I'd like to extend Thomson's reasoning with a more explicit analysis of how gender plays into this. (I'm basing my thoughts partly on arguments that Susan Bordo makes much more eloquently in her essay "Are Mothers Persons? Reproductive Rights and the Politics of Subject-ivity," in Unbearable Weight: Feminism, Western Culture, and the Body.) Here's a particularly crass example. Abortion opponents often argue that women need to bear the consequences of choosing to have sex. As soon as fertilization has occurred, they grant the fetus an absolute right to life, which logically entails significant bodily sacrifices from the woman. Yet they never argue that fathers have a legal obligation to make sacrifices for their born children that would impinge on their own bodily autonomy and integrity.
If, say, a child needs an kidney donated or even simply a life-saving blood transfusion, most people would agree that a parent who's a match has a special obligation to donate the needed body parts or fluids. Most parents would do so - without hesitation. But no law compels any parent to donate any part of his or her body. And why not, if the foes of legal abortion believe that a mother has such an obligation to sustain her fetus that she must allow it the use of her entire body for nine months, running non-trivial physical risks in the process? Why would they legally require mothers to make sacrifices far greater than mere blood donation, yet fathers are let off the hook entirely? This inconsistency, Bordo suggests, stems from a belief that mothers are not full persons, either socially or legally.
These are not just abstract philosophical questions. Without reproductive rights, women's health suffers grave harm. Worldwide, millions of women have died of botched and self-induced abortions where the procedure is illegal. When Roe v. Wade made abortion legal throughout the United States in 1973, the number of live births remained steady while maternal mortality plummeted. This indicates that legalization didn't actually increase the number of abortions, at least initially, but it did save thousands of women's lives each year. In those countries where it remains illegal, abortion often accounts for the lion's share of maternal mortality.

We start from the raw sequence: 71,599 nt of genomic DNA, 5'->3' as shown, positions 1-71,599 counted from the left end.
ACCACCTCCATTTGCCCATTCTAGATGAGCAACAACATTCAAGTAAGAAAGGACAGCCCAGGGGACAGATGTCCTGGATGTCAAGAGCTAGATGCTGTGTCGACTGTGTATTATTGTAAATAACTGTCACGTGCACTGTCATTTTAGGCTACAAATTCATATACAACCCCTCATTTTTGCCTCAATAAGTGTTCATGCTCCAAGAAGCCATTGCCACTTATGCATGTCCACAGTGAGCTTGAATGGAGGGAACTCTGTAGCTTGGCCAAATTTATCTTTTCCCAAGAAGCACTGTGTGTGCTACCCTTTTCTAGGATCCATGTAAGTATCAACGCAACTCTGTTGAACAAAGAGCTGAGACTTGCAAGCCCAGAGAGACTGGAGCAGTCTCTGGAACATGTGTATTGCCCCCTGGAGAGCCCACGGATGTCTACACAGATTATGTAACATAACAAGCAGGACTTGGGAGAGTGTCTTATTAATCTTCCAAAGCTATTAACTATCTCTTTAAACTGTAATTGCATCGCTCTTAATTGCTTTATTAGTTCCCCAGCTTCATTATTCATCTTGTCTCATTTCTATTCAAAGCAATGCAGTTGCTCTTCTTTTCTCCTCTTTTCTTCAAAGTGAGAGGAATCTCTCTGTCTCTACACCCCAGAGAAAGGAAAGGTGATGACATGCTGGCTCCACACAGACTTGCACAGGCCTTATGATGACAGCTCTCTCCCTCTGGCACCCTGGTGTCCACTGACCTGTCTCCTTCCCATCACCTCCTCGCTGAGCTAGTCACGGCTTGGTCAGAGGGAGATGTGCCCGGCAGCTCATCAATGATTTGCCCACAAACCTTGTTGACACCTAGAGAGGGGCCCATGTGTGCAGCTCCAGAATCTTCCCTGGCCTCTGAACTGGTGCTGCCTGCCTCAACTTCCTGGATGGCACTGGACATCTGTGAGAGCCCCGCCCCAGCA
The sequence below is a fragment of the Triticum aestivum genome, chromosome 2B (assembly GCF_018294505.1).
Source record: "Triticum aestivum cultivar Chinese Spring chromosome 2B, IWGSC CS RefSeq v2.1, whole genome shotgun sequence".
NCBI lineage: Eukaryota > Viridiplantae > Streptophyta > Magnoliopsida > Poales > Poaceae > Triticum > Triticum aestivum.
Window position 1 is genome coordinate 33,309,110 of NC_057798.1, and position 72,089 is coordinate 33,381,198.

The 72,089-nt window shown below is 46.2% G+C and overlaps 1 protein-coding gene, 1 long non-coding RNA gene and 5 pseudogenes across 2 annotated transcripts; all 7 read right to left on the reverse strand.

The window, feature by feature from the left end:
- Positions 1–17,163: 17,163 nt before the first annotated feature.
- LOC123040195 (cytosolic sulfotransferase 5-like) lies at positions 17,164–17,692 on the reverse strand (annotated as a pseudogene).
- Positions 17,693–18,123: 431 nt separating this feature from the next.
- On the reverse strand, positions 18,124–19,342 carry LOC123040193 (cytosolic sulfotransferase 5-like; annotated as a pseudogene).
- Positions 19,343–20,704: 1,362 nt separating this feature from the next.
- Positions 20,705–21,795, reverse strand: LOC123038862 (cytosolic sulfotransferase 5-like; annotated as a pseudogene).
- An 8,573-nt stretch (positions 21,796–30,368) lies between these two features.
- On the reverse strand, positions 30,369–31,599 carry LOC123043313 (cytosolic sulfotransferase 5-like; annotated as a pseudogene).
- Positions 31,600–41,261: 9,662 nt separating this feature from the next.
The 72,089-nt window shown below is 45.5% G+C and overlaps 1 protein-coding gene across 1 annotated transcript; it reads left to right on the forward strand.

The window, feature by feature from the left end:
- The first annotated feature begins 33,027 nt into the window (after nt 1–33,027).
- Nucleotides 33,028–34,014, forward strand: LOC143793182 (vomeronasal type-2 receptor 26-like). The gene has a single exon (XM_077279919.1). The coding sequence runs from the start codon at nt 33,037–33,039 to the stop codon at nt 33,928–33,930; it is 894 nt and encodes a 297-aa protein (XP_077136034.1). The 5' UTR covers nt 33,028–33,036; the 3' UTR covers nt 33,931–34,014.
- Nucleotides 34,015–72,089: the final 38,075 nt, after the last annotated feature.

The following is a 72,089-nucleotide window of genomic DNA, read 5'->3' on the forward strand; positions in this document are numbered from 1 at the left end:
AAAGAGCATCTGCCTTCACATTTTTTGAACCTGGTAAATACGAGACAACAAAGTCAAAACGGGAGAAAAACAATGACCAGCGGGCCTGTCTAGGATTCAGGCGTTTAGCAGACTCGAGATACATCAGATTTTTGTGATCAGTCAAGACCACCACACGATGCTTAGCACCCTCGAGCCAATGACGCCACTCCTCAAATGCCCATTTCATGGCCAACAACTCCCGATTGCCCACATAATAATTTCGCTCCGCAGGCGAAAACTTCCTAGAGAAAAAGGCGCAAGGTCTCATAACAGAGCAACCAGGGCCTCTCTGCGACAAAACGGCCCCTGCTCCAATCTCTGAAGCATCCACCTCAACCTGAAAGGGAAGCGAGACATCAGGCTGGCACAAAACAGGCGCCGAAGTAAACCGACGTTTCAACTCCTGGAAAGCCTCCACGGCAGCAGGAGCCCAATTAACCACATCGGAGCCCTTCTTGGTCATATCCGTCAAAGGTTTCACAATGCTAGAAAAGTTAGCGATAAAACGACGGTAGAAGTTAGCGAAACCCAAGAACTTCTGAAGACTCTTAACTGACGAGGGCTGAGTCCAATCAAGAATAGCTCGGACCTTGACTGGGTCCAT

Without reproductive rights, children's lives suffer, too, and not just from the abuse and neglect that TPC deplores. As I've argued elsewhere, children in developing countries fall deeper into poverty and face higher risks of being orphaned where their mothers have poor access to contraception and abortion.
So the stakes are high. This is why Human Rights Watch has defined reproductive rights as human rights. Yet, seeing how some of their putative defenders have weenied out in recent years, you might conclude that reproductive rights are a fringe issue here in the U.S. One of the highest ranking Democrats, Senate Majority leader Harry Reid (D-Nevada), opposes abortion rights - no big shock, given that he's a Mormon. More surprisingly, much of the Democratic leadership seems to think his position is just hunky-dory.
Reproductive rights are not a fringe issue. They affect the 51% of the population that has the present, past, or future capacity to become pregnant. Unless you're pretty sure a woman sheds her personhood as soon as she becomes a potential mother, why wouldn't she deserve the same legal right to bodily autonomy and integrity as any man?
Image by Flickr user stormbear, used under a Creative Commons license.